Visual Analytics for Machine Learning Interpretability

Event Speaker
Minsuk Kahng
Assistant Professor, Computer Science, Oregon State University
Event Type
Tech Talk
Event Location
Event Description

While artificial intelligence has led to major breakthroughs in many domains, understanding machine learning models still remains a fundamental challenge. How can we help humans interpret complex, large-scale AI systems, so that practitioners can build them more easily and use them more confidently? In this talk, I will introduce my human-centric approach to this challenging problem. I will present some of the novel visual analytics tools we designed and developed, that are scalable, interactive, and easy to use. Specifically, I will discuss: how visual analytics tools can help ML practitioners explore their industry-scale deep learning models (e.g., ActiVis deployed by Facebook); and how these tools can support their end-to-end ML workflows (e.g., fairness auditing, model debugging). Lastly, I will discuss how interactive visualization can broaden people's access to AI, such as by helping learners understand complex concepts of deep learning models (e.g., GAN Lab, an open-sourced tool developed with Google).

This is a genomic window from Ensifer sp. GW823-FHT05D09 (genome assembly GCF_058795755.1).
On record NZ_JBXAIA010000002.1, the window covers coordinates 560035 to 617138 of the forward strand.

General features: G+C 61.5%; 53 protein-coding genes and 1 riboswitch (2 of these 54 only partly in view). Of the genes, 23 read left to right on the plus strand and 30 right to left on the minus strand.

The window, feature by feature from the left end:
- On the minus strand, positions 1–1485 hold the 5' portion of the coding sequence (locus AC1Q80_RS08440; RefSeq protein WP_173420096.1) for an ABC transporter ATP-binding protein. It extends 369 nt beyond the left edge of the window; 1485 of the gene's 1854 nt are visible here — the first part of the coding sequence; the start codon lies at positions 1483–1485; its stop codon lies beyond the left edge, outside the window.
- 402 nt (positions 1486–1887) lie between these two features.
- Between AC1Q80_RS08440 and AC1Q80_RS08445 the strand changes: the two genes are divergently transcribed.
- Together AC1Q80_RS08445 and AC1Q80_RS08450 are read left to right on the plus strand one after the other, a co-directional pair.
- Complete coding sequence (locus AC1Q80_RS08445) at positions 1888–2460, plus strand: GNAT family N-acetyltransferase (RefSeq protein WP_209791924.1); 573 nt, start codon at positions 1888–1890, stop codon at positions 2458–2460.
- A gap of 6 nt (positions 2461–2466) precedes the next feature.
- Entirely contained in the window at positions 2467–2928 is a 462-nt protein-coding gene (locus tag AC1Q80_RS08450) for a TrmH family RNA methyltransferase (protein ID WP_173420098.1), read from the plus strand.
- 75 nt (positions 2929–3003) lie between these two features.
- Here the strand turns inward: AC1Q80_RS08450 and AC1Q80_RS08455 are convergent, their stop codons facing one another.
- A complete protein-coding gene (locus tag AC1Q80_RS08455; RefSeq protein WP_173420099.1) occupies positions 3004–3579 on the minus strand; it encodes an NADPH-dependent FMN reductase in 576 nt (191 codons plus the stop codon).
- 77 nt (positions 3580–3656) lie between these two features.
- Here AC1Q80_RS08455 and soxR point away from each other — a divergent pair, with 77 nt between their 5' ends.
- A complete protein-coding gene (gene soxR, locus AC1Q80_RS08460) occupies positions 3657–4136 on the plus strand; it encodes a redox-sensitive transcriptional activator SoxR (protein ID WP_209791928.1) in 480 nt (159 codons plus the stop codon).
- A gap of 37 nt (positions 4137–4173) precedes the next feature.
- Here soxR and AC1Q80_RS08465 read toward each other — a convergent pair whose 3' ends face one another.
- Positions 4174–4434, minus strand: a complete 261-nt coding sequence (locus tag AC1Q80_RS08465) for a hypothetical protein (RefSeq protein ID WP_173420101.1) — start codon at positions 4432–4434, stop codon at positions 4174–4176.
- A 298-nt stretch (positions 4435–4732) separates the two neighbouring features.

Speaker Biography

Minsuk Kahng is an assistant professor in the School of Electrical Engineering and Computer Science at Oregon State University. His research focuses on building visual analytics tools for humans to better explore, interpret, and interact with complex machine learning systems and large datasets. His work synergistically combines methods from multiple areas, including data visualization, machine learning, human-computer interaction, and databases.

Kahng’s research led to deployed technologies by Facebook (e.g., ActiVis, MLCube) and an open-sourced deep learning education tool developed with Google (e.g., GAN Lab, used by more than 170,000 people in over 160 countries). His research has been supported by NSF, DARPA, Google, and Facebook. He received his Ph.D. in computer science from Georgia Tech and won the Georgia Tech’s 2021 College of Computing Dissertation Award.

Event PDF, Slides, or File